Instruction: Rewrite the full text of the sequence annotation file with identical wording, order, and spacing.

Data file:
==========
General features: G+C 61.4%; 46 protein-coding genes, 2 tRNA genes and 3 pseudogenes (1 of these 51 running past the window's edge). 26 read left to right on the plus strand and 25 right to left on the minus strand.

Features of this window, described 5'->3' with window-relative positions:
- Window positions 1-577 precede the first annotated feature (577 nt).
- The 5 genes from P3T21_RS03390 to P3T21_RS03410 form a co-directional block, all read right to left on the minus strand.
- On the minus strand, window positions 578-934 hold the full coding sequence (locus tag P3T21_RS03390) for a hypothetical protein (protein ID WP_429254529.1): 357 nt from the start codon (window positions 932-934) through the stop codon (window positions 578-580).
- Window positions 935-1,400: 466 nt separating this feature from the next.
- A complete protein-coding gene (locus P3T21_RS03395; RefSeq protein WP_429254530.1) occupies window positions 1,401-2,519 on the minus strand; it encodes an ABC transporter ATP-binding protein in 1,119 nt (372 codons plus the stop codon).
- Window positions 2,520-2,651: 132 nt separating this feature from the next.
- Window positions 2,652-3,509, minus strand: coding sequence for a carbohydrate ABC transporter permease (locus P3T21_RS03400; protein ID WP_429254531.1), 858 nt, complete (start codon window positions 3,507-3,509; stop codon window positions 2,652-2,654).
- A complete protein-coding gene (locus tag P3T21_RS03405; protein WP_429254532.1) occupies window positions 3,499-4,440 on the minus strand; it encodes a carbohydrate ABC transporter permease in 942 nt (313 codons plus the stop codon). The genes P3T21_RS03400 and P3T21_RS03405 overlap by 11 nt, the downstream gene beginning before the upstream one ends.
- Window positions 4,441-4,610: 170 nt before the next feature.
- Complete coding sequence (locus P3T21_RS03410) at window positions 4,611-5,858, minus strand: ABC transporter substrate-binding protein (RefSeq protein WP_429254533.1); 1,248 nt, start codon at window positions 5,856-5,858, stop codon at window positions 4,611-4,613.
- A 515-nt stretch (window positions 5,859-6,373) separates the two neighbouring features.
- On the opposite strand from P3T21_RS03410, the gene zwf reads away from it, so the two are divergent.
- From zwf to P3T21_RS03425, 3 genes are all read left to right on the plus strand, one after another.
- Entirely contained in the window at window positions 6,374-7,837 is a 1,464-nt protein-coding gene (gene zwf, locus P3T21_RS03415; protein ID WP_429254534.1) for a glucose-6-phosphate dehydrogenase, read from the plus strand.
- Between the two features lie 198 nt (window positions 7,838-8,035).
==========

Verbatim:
General features: G+C 61.4%; 46 protein-coding genes, 2 tRNA genes and 3 pseudogenes (1 of these 51 running past the window's edge). 26 read left to right on the plus strand and 25 right to left on the minus strand.

Features of this window, described 5'->3' with window-relative positions:
- Window positions 1-577 precede the first annotated feature (577 nt).
- The 5 genes from P3T21_RS03390 to P3T21_RS03410 form a co-directional block, all read right to left on the minus strand.
- On the minus strand, window positions 578-934 hold the full coding sequence (locus tag P3T21_RS03390) for a hypothetical protein (protein ID WP_429254529.1): 357 nt from the start codon (window positions 932-934) through the stop codon (window positions 578-580).
- Window positions 935-1,400: 466 nt separating this feature from the next.
- A complete protein-coding gene (locus P3T21_RS03395; RefSeq protein WP_429254530.1) occupies window positions 1,401-2,519 on the minus strand; it encodes an ABC transporter ATP-binding protein in 1,119 nt (372 codons plus the stop codon).
- Window positions 2,520-2,651: 132 nt separating this feature from the next.
- Window positions 2,652-3,509, minus strand: coding sequence for a carbohydrate ABC transporter permease (locus P3T21_RS03400; protein ID WP_429254531.1), 858 nt, complete (start codon window positions 3,507-3,509; stop codon window positions 2,652-2,654).
- A complete protein-coding gene (locus tag P3T21_RS03405; protein WP_429254532.1) occupies window positions 3,499-4,440 on the minus strand; it encodes a carbohydrate ABC transporter permease in 942 nt (313 codons plus the stop codon). The genes P3T21_RS03400 and P3T21_RS03405 overlap by 11 nt, the downstream gene beginning before the upstream one ends.
- Window positions 4,441-4,610: 170 nt before the next feature.
- Complete coding sequence (locus P3T21_RS03410) at window positions 4,611-5,858, minus strand: ABC transporter substrate-binding protein (RefSeq protein WP_429254533.1); 1,248 nt, start codon at window positions 5,856-5,858, stop codon at window positions 4,611-4,613.
- A 515-nt stretch (window positions 5,859-6,373) separates the two neighbouring features.
- On the opposite strand from P3T21_RS03410, the gene zwf reads away from it, so the two are divergent.
- From zwf to P3T21_RS03425, 3 genes are all read left to right on the plus strand, one after another.
- Entirely contained in the window at window positions 6,374-7,837 is a 1,464-nt protein-coding gene (gene zwf, locus P3T21_RS03415; protein ID WP_429254534.1) for a glucose-6-phosphate dehydrogenase, read from the plus strand.
- Between the two features lie 198 nt (window positions 7,838-8,035).